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How Instagram and AI can be used to predict a flu epidemic

Finnish researchers used AI and machine learning algorithms to identify the number of flu-related hashtags and images on Instagram to predict a flu epidemic

As the debate over the impact of social media on mental health continues, researchers in Finland have discovered a physical health benefit to networking by using Instagram to predict when a flu epidemic will happen.

By comparing the number of Instagram posts that related to flu-like symptoms and the Finnish national statistics on public health, Oguzhan Gencoglu and Miikka Ermes were able to successfully predict flu outbreaks.

Mr Gencoglu, who along with his colleague is a researcher in the medical faculty at the University of Tampere in Finland, said: “This is the first paper to apply visual analysis to predict epidemics, as far as we know.

“We selected seven keywords and phrases, such as ‘flu’ or ‘sore throat’. We researched all those hashtags and crawled the data on all those Instagram posts to look at the text and the image.

“We did weekly counts of those hashtags and analysed the visual content using a recently developed deep learning AI, which was able to count the weekly images that featured medicine boxes, pills or mugs of ginger tea – which we realised people shared a lot.”

How the Finnish researchers trained their Instagram AI to detect a flu epidemic
How the Finnish researchers trained their Instagram AI to detect a flu epidemic

The predictive model was trained from 317 weeks of Instagram data and was then used to forecast the number of of official influenza-like illness incidents across the country.

When compared to the official weekly flu counts on the Finnish national healthcare register, the AI model had a mean error of 11.3 incidents per week and had a correlation coefficient of 0.963 – where one is a perfect linear relationship.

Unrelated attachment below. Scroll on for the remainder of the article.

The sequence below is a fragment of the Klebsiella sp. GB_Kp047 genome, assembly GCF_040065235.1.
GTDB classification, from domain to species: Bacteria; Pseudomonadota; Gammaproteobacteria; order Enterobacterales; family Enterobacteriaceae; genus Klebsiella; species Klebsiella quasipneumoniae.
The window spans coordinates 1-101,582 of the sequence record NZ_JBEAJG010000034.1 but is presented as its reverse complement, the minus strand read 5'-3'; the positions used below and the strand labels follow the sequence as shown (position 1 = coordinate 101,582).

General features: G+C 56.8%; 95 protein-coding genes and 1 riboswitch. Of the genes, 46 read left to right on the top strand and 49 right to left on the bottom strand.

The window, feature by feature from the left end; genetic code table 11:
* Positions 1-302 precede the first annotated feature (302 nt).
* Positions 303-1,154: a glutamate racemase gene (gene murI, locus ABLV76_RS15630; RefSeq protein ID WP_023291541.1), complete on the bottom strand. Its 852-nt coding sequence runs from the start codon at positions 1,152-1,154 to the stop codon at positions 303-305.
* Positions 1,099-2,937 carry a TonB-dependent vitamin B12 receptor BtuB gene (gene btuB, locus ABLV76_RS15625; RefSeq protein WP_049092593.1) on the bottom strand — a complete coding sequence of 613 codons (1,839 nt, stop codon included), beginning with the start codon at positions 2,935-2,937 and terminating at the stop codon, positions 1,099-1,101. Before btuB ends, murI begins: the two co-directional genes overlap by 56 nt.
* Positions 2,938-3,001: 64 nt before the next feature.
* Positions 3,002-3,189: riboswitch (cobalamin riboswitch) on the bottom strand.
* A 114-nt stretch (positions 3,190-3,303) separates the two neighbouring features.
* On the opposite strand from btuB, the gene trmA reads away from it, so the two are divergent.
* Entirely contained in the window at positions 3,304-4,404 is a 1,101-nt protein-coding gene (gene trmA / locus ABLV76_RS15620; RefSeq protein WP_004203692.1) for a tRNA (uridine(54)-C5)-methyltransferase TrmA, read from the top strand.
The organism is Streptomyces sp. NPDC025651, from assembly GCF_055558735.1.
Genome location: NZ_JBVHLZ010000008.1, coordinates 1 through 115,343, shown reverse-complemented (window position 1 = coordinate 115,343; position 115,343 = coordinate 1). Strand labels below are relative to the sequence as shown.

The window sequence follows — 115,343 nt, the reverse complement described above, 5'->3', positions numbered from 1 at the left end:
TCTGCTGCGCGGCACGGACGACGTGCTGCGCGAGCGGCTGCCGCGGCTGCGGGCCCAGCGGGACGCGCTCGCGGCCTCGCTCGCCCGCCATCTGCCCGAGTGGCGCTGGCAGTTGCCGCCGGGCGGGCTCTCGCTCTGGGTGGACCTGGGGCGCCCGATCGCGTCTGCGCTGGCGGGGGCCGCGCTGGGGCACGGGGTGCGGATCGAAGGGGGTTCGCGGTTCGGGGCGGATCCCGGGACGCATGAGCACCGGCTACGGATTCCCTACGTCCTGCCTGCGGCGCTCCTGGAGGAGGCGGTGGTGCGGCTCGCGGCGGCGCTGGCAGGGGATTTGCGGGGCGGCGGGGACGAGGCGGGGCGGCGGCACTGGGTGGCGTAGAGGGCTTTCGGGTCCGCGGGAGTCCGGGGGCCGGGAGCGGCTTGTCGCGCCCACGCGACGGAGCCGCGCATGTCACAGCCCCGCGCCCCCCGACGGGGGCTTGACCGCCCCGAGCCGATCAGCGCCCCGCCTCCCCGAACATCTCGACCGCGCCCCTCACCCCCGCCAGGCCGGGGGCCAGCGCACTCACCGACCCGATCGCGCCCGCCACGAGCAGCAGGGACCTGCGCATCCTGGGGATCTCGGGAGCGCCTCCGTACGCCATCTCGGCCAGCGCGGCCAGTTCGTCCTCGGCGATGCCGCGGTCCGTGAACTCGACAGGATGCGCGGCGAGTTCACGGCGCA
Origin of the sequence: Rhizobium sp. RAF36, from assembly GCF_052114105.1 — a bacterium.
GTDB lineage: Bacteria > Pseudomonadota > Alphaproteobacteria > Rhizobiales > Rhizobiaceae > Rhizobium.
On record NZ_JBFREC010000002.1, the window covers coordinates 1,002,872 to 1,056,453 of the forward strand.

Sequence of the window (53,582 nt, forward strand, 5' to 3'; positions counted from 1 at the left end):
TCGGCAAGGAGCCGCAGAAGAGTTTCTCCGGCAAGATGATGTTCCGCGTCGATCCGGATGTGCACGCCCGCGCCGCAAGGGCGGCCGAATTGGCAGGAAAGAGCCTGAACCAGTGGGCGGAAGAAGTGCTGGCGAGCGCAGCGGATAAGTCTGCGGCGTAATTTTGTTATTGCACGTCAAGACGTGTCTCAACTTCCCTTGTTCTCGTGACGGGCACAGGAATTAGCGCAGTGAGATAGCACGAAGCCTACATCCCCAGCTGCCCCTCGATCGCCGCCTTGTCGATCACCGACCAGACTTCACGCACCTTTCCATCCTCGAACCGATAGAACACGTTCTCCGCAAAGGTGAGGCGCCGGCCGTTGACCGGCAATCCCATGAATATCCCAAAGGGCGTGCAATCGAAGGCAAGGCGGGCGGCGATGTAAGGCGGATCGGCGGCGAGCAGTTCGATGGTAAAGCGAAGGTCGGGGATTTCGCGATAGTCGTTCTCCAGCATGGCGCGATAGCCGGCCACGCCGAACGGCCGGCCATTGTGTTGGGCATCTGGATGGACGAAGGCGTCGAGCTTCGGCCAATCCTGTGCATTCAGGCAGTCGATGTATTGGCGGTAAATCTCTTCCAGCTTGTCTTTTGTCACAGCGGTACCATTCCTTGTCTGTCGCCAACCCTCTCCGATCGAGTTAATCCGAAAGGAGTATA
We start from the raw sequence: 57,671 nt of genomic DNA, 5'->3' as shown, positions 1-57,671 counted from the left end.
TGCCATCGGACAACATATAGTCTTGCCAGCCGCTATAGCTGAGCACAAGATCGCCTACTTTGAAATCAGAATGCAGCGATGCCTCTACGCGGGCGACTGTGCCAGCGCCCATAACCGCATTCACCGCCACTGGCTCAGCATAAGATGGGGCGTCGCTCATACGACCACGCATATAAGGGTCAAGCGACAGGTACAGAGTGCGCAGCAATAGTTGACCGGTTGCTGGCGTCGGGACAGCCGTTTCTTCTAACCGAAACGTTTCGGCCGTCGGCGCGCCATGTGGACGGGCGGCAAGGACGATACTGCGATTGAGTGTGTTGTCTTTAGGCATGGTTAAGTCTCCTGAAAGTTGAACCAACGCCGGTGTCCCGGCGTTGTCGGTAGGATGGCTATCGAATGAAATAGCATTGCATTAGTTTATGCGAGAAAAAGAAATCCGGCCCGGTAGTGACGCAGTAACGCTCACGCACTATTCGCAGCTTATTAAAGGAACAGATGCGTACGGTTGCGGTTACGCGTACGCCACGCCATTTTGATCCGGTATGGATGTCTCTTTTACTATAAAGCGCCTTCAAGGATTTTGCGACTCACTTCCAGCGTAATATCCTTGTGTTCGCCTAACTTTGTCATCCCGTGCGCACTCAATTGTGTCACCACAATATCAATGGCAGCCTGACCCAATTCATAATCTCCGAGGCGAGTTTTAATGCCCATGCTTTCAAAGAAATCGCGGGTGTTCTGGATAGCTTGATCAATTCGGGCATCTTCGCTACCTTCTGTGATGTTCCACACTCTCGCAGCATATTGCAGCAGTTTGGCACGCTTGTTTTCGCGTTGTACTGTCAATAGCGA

When making predictions two weeks into the future, the model reached a correlation of 0.903, showing that Instagram can be a valuable source of information for healthcare professionals when predicting influenza epidemics.

 

Why is it important to predict a flu epidemic?

By the end of December last year, the number of influenza patients hit epidemic levels in Finland, according to the country’s National Institute for Health and Welfare, with 2,563 diagnoses.

Mr Gencoglu believes that having a model to predict flu epidemics from social media posts is of “significant importance”.

He sees a number of applications for his discovery, such as optimising the number of healthcare professionals working when an epidemic is likely to occur and using the early notification to create interventions around cities to stop the infectious disease spreading.

The prediction tool could also be applied to other types of contagious diseases by training the deep learning algorithms on different data.

Mr Gencoglu said: “We wrote this paper to open up the field and show the opportunity of using Instagram as a valuable data source for spotting epidemics.

“It also shows a new method for analysing images through new AI algorithms.”

Other social media channels could be used to monitor national health.

However, Instagram held a couple of additional benefits over other social media channels because of the likelihood of people to share such images and the fact the majority of accounts are public.

Mr Gencoglu added: “Instagram is extremely popular nowadays so this gives it an advantage in terms of the amount of data available.

“These algorithms are quite data hungry so you need a lot of data to train them.”